I worked a little more on the Odroid this evening.  I have been having issues getting the analog do function on the second channel for voltage/current.  However, the problem turned out not to be electrical—it was my software.  After a lot of work and rework I managed to finally find the analog data from the second voltage input.  As an added bonus, I found I had wired the current op-amp perfectly and once I found that channel the readings were correct.  One more circuit to out and it will be ready.  The second circuit will also measure voltage and current, but I also need to install the relay, control FET, and holding capacitor.  Once this is complete, the electrical side of the project will be complete.  Then it's housing, connector, and to the roof for operation.
   This morning after about 2 hours at work it started to snow.  While it was too warm for the snow to stick around it was a pretty good snowfall of large flakes.  Pictured is looking out across a field right by my place of work, the large snow flakes clearly visible.  Winter is coming, and I am ready to give it a great big hug.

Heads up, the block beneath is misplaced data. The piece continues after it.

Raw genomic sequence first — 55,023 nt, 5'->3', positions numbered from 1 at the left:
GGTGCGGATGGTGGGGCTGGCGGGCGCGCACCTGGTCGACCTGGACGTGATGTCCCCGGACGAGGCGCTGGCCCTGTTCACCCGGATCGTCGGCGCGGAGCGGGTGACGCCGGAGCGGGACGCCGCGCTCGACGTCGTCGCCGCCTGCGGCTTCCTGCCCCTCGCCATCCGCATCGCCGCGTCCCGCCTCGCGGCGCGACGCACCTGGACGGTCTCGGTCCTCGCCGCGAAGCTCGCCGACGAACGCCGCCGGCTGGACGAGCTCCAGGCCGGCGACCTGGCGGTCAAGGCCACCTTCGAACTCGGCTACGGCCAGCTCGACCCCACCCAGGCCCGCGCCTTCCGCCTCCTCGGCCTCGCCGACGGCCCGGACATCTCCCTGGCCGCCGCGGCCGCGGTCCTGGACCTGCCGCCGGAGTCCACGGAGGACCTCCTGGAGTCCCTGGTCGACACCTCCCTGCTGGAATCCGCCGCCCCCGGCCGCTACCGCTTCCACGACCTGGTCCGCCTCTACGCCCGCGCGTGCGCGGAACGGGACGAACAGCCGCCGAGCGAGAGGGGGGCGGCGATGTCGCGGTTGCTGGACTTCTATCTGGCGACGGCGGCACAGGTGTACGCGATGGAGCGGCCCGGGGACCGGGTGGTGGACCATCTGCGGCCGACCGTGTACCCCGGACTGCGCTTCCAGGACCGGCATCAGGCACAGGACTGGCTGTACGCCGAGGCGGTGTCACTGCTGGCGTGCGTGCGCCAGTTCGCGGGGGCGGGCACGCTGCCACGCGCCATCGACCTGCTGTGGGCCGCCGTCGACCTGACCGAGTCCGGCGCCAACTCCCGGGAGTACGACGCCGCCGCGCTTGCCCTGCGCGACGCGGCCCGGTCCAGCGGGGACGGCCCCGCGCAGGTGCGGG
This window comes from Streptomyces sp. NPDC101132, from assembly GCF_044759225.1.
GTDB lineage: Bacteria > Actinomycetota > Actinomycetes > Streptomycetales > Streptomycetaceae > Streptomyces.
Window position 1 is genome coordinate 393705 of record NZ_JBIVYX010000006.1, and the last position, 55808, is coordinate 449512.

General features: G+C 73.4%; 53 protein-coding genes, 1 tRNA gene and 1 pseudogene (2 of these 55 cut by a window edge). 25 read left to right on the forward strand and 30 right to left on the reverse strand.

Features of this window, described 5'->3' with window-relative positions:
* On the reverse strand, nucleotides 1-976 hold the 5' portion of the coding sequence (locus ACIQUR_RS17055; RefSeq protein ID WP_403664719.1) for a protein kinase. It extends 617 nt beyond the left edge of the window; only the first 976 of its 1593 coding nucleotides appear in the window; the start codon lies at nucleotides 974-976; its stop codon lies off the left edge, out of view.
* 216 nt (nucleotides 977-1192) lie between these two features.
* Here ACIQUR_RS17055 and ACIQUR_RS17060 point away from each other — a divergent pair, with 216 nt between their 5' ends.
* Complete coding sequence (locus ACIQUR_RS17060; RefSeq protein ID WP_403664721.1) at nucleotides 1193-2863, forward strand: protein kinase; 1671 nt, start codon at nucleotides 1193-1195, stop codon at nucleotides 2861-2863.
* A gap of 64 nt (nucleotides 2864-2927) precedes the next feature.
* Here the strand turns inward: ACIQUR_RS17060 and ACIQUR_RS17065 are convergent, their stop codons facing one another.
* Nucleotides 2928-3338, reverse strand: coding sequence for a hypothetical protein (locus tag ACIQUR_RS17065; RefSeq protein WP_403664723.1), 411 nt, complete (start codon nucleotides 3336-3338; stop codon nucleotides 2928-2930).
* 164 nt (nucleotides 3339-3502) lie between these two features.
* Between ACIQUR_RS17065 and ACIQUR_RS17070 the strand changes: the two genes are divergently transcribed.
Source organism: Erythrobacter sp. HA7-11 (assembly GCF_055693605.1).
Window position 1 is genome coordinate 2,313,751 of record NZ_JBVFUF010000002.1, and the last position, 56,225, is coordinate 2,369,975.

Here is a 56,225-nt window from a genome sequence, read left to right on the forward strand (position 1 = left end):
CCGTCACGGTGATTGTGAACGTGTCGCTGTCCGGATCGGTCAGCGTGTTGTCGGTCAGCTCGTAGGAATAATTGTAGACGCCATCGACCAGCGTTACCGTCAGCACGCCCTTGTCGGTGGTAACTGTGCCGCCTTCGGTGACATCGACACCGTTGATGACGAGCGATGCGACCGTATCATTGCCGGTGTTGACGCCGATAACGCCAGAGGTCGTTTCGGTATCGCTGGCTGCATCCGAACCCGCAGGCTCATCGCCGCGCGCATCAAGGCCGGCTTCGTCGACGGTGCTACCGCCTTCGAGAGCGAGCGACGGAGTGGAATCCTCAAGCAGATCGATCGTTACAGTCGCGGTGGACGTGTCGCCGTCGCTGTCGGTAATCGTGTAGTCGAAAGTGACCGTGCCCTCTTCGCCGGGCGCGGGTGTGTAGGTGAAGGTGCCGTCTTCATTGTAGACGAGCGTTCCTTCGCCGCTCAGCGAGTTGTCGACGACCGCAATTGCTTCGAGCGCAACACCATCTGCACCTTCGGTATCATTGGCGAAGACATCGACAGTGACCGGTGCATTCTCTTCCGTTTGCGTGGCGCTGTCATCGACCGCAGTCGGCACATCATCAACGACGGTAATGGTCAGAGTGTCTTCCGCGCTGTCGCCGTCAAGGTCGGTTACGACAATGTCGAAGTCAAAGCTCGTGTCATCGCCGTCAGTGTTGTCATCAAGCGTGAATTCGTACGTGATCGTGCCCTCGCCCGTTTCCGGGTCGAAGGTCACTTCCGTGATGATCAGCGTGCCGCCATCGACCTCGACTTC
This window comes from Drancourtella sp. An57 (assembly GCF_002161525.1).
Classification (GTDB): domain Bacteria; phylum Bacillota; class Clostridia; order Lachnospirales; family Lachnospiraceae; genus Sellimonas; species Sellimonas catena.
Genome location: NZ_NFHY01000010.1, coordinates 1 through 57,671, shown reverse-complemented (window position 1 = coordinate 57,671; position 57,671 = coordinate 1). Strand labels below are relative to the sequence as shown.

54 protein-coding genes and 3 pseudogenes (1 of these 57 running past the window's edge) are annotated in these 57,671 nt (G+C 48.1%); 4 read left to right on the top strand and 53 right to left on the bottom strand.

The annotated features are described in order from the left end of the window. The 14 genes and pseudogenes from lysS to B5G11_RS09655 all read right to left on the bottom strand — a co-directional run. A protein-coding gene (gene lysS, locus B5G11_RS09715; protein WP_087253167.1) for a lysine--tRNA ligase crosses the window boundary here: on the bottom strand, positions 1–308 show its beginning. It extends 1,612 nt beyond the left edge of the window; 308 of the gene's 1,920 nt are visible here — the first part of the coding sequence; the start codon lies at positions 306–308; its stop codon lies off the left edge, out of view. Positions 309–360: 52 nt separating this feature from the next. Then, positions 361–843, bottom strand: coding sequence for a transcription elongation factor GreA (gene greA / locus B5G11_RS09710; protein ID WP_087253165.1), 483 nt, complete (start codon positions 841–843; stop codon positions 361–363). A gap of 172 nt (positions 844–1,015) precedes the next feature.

This is the replacement switch I replaced the dead Netgear with.  It arrived a week or two ago, but I hadn't posted a picture.  It is a step up from what it replaced.  One gigabit/sec over the 100 megabit/sec Netgear, and 24 ports instead of 16.  I use to have a second smaller 8-port switch that was gigabit, but it died a few years ago.  So this new switch covers them both.  To get this new device broken in, I did a synchronization of 3 TB of data from the Blue-Dragon to the Red-Dragon.  I sustained about 200 Mbits/sec, which was likely slowed down more by drive latencies than the network.  I do see there are several open ports however, and I am going to have to do something about that.
 

November 09, 2014

Cutting board refinish